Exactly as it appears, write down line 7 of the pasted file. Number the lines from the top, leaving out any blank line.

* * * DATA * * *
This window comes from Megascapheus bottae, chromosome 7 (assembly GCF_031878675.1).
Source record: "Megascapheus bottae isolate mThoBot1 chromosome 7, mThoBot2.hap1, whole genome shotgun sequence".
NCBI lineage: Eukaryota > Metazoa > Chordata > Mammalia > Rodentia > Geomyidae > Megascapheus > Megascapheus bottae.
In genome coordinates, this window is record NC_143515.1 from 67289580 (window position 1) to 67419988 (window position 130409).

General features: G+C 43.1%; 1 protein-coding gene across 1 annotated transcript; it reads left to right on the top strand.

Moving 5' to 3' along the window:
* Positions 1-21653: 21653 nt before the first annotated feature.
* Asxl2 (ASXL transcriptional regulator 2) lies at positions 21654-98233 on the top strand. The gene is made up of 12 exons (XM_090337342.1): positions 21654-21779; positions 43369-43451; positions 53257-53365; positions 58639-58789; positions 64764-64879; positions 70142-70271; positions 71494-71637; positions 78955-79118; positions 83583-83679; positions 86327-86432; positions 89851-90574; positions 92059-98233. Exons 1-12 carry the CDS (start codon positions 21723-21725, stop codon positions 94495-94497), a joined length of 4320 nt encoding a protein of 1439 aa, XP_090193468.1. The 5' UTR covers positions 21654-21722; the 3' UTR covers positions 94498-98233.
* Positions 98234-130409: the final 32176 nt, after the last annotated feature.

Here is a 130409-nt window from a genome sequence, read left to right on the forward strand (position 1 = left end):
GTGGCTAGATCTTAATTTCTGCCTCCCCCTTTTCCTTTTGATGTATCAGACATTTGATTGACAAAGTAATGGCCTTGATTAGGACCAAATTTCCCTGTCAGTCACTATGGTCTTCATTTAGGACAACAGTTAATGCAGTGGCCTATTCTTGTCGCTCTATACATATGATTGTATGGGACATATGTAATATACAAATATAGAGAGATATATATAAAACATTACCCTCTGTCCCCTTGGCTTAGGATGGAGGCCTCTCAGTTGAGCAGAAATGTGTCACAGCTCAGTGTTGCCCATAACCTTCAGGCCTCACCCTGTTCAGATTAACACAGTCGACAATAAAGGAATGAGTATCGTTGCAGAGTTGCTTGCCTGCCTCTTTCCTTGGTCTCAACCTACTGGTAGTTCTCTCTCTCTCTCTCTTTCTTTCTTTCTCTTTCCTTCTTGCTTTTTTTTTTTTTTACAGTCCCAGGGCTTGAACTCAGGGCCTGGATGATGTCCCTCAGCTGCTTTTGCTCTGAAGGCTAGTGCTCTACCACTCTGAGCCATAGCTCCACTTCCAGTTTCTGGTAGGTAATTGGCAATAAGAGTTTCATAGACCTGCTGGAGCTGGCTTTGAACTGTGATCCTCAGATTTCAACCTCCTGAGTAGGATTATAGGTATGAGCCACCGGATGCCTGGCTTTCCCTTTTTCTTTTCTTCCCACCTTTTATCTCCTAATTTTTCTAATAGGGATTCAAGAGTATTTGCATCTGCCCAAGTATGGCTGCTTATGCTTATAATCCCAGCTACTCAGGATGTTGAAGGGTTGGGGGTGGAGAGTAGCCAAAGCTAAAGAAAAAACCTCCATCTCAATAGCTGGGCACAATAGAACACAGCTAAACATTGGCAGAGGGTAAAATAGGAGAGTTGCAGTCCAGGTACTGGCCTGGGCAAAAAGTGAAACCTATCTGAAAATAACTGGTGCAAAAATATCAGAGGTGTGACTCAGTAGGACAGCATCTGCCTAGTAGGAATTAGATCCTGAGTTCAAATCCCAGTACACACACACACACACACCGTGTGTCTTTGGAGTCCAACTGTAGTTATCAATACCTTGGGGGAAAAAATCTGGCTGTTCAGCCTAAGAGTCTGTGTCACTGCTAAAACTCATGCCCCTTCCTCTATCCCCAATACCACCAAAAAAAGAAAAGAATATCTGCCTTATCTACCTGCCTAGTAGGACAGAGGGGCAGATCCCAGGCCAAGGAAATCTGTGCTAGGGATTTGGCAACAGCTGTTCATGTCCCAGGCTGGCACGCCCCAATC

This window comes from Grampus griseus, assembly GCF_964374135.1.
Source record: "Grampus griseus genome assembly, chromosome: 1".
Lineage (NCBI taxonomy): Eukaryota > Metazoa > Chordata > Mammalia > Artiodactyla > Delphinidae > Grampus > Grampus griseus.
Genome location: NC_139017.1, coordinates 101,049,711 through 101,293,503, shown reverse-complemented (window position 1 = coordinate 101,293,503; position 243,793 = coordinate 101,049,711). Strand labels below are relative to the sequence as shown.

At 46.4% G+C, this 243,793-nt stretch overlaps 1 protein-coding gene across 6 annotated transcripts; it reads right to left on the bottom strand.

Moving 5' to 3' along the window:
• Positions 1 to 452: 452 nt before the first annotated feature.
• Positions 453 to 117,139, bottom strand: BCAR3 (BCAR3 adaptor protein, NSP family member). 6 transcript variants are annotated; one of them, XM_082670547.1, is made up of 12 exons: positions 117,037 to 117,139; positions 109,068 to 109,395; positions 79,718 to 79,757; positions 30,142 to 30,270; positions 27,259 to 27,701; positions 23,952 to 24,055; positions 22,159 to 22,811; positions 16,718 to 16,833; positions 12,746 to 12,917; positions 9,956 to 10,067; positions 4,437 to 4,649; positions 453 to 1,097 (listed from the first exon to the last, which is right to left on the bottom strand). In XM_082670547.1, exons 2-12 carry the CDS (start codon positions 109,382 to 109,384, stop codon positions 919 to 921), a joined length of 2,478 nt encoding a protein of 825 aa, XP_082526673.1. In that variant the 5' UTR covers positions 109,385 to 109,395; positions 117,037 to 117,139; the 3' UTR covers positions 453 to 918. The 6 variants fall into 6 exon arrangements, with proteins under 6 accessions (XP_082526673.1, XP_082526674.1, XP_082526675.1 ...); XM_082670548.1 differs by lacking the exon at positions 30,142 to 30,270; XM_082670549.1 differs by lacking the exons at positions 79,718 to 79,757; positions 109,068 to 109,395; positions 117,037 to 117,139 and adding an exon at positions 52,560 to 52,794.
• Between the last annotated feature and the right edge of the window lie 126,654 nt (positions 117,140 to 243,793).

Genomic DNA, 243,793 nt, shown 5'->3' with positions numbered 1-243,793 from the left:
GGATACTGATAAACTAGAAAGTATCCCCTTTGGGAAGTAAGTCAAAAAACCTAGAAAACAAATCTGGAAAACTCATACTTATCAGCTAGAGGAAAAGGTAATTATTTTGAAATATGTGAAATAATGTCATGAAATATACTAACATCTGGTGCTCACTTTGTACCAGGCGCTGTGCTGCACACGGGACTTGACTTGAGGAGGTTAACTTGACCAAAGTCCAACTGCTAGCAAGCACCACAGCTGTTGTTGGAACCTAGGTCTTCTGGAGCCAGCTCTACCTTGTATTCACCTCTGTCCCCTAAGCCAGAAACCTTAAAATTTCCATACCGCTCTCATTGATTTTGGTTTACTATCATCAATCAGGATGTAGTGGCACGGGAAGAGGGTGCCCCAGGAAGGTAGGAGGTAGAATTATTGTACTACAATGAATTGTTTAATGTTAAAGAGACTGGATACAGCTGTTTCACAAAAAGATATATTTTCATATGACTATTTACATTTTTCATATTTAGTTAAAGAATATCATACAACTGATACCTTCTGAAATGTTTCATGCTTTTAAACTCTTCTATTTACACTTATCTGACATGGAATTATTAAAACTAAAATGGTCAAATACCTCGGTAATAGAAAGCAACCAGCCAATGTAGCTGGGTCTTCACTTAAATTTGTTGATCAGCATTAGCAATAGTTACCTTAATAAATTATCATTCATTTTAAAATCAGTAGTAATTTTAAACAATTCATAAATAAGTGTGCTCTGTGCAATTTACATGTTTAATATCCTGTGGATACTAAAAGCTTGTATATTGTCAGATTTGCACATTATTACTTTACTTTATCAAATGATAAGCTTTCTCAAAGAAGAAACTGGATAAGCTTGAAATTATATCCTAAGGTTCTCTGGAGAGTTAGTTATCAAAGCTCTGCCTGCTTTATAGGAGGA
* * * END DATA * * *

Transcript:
* Positions 1-21653: 21653 nt before the first annotated feature.